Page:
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I understand your frustration with the current system. It's not perfect it could probably be improved but at the risk of sounding dumb any more complexity would require clear explanation imo as I'm sure many are not familiar with electricity physics. So the system should remain intuitive.

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Given that this is a game played on a computer (or similar electronic device) I think it not unreasonable to expect players to have at least a basic grasp of the relationship between current, voltage, and power; given this, a one-sentence description of a transformer's behavior should suffice. Even if this is not the case I'm sure that the majority would value the scaling flexibility over the (slightly) steeper learning curve, and if a few appliances get esploded in the process, so be it. This game is already riddled with mechanics that have to be discovered largely through trial and error.

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just because you play on something with electricity and hightech, doesnt mean an understandig of it… work some time in IT support and you will doubt any human intelligence at all ^^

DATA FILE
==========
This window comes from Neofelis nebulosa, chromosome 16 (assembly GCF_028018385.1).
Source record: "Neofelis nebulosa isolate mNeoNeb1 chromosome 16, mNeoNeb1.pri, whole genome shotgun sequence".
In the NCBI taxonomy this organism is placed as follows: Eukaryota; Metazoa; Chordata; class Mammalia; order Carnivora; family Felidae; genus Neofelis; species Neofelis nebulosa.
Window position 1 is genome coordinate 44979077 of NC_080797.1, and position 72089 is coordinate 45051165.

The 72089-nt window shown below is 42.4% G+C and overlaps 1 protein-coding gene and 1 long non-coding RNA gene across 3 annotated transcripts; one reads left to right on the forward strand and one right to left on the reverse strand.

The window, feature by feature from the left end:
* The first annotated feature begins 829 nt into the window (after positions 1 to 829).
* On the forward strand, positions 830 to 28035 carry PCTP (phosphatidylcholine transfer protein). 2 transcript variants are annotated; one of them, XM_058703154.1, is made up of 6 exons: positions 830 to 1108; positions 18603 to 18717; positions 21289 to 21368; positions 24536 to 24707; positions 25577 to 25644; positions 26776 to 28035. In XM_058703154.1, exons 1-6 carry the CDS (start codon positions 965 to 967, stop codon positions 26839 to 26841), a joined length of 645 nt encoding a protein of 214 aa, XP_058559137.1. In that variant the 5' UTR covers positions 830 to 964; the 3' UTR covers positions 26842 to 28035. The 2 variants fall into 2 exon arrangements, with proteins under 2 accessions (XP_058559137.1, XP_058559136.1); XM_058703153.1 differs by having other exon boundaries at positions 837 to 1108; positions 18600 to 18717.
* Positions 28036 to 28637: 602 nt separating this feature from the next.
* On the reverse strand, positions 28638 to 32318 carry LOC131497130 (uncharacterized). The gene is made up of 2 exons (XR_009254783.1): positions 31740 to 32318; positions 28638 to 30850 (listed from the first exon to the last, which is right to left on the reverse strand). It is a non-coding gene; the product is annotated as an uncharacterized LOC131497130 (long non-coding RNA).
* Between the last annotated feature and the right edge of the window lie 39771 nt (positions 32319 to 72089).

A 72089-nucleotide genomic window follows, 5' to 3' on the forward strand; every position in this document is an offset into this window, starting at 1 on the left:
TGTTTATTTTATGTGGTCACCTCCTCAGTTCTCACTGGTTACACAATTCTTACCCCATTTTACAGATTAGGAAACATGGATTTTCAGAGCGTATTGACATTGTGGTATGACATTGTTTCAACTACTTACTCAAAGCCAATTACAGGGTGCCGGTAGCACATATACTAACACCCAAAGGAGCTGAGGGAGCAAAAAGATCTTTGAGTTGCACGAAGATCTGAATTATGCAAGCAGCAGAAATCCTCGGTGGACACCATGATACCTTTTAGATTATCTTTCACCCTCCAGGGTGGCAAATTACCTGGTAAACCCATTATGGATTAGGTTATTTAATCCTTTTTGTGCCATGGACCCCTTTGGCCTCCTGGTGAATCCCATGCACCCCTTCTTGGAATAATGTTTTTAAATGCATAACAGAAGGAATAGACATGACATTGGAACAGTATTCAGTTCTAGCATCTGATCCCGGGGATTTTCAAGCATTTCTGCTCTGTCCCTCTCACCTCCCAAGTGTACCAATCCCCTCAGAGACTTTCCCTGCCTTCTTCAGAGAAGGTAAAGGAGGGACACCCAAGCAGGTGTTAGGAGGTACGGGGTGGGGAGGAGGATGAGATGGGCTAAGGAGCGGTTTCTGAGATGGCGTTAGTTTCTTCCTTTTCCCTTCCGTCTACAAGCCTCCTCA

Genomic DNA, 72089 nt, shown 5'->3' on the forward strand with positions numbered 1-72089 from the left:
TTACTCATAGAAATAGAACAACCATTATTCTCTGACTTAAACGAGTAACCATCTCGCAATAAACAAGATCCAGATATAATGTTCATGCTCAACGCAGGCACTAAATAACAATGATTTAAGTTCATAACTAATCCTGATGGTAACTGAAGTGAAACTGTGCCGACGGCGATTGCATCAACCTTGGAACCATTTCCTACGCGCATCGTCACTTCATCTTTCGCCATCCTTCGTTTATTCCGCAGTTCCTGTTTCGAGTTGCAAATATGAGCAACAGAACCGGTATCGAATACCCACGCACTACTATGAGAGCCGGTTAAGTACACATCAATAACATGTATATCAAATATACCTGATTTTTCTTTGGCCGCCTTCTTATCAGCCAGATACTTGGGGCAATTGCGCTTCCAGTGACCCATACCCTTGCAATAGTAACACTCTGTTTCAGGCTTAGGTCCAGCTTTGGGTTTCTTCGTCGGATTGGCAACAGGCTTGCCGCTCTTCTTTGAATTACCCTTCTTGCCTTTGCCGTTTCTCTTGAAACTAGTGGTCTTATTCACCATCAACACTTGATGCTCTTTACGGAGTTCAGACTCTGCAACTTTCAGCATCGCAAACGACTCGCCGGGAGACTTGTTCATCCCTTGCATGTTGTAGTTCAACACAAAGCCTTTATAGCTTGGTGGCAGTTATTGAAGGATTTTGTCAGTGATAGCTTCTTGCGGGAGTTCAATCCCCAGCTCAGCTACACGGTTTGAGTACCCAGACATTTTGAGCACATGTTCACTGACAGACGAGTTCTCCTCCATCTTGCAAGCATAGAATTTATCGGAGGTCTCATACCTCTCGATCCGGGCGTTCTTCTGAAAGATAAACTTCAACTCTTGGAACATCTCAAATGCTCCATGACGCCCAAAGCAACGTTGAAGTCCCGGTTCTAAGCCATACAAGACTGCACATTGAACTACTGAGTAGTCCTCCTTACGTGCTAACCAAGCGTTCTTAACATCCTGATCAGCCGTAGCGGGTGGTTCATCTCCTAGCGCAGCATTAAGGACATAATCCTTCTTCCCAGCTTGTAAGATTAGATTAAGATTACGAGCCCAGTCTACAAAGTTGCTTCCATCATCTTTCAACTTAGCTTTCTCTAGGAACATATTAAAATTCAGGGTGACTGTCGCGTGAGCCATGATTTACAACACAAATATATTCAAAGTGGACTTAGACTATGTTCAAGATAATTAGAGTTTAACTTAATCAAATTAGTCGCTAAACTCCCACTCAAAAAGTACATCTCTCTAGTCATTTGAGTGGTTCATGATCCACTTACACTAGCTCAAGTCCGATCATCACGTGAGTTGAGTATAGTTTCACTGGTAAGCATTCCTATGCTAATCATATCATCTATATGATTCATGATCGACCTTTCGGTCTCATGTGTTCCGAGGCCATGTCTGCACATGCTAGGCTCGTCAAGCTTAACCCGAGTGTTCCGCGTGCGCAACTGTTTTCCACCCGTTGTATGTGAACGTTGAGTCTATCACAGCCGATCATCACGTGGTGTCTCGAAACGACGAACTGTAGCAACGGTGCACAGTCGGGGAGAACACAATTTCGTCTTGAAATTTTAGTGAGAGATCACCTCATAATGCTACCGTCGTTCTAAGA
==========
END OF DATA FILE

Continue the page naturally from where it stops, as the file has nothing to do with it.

when you plan ahead and build individual systems than individual curcuits are not so problematic.. maybe 4kw heavy wire for easier play..

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I'm unfortunately well acquainted with the dregs of IT support (on both sides), but I trust that those looking to play this game seek some modicum of intellectual challenge; were this game marketing towards said lowest common denominator it would be called Pong.

I'm aware that it is possible to accomplish most tasks with separate circuits, but that simply involves a lot of space, resources, and busywork keeping power distributions balanced. The whole point of electrical grids is to centralize control of power for scalability.

By this token, simply increasing the wattage of Heavi-Watt wire isn't really a solution; it's not scalable. I guarantee you that people will come right back with complaints that their 15-thermo-24-heater power system is a massive PITA to set up.